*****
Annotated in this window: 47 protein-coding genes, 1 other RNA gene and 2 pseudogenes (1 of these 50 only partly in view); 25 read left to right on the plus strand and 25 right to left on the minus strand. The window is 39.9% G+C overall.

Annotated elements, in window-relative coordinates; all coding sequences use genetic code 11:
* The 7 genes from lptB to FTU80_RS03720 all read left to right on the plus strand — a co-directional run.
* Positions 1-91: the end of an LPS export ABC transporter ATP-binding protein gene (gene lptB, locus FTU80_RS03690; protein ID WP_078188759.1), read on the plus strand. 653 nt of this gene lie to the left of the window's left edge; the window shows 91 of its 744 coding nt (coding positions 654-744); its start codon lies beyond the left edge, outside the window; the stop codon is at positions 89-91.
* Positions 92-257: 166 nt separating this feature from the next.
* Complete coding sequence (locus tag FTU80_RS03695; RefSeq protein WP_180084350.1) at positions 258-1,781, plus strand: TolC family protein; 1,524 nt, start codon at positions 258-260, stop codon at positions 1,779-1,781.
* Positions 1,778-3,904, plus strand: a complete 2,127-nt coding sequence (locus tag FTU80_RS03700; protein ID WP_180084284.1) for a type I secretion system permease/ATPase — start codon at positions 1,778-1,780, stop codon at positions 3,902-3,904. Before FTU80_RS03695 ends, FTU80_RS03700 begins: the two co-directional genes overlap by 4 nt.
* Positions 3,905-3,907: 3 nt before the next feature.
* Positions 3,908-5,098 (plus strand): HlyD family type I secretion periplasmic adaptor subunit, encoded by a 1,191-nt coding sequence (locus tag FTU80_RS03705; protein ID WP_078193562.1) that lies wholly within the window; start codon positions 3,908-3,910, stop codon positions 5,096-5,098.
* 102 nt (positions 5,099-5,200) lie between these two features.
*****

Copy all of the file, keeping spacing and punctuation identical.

Annotated in this window: 47 protein-coding genes, 1 other RNA gene and 2 pseudogenes (1 of these 50 only partly in view); 25 read left to right on the plus strand and 25 right to left on the minus strand. The window is 39.9% G+C overall.

Annotated elements, in window-relative coordinates; all coding sequences use genetic code 11:
* The 7 genes from lptB to FTU80_RS03720 all read left to right on the plus strand — a co-directional run.
* Positions 1-91: the end of an LPS export ABC transporter ATP-binding protein gene (gene lptB, locus FTU80_RS03690; protein ID WP_078188759.1), read on the plus strand. 653 nt of this gene lie to the left of the window's left edge; the window shows 91 of its 744 coding nt (coding positions 654-744); its start codon lies beyond the left edge, outside the window; the stop codon is at positions 89-91.
* Positions 92-257: 166 nt separating this feature from the next.
* Complete coding sequence (locus tag FTU80_RS03695; RefSeq protein WP_180084350.1) at positions 258-1,781, plus strand: TolC family protein; 1,524 nt, start codon at positions 258-260, stop codon at positions 1,779-1,781.
* Positions 1,778-3,904, plus strand: a complete 2,127-nt coding sequence (locus tag FTU80_RS03700; protein ID WP_180084284.1) for a type I secretion system permease/ATPase — start codon at positions 1,778-1,780, stop codon at positions 3,902-3,904. Before FTU80_RS03695 ends, FTU80_RS03700 begins: the two co-directional genes overlap by 4 nt.
* Positions 3,905-3,907: 3 nt before the next feature.
* Positions 3,908-5,098 (plus strand): HlyD family type I secretion periplasmic adaptor subunit, encoded by a 1,191-nt coding sequence (locus tag FTU80_RS03705; protein ID WP_078193562.1) that lies wholly within the window; start codon positions 3,908-3,910, stop codon positions 5,096-5,098.
* 102 nt (positions 5,099-5,200) lie between these two features.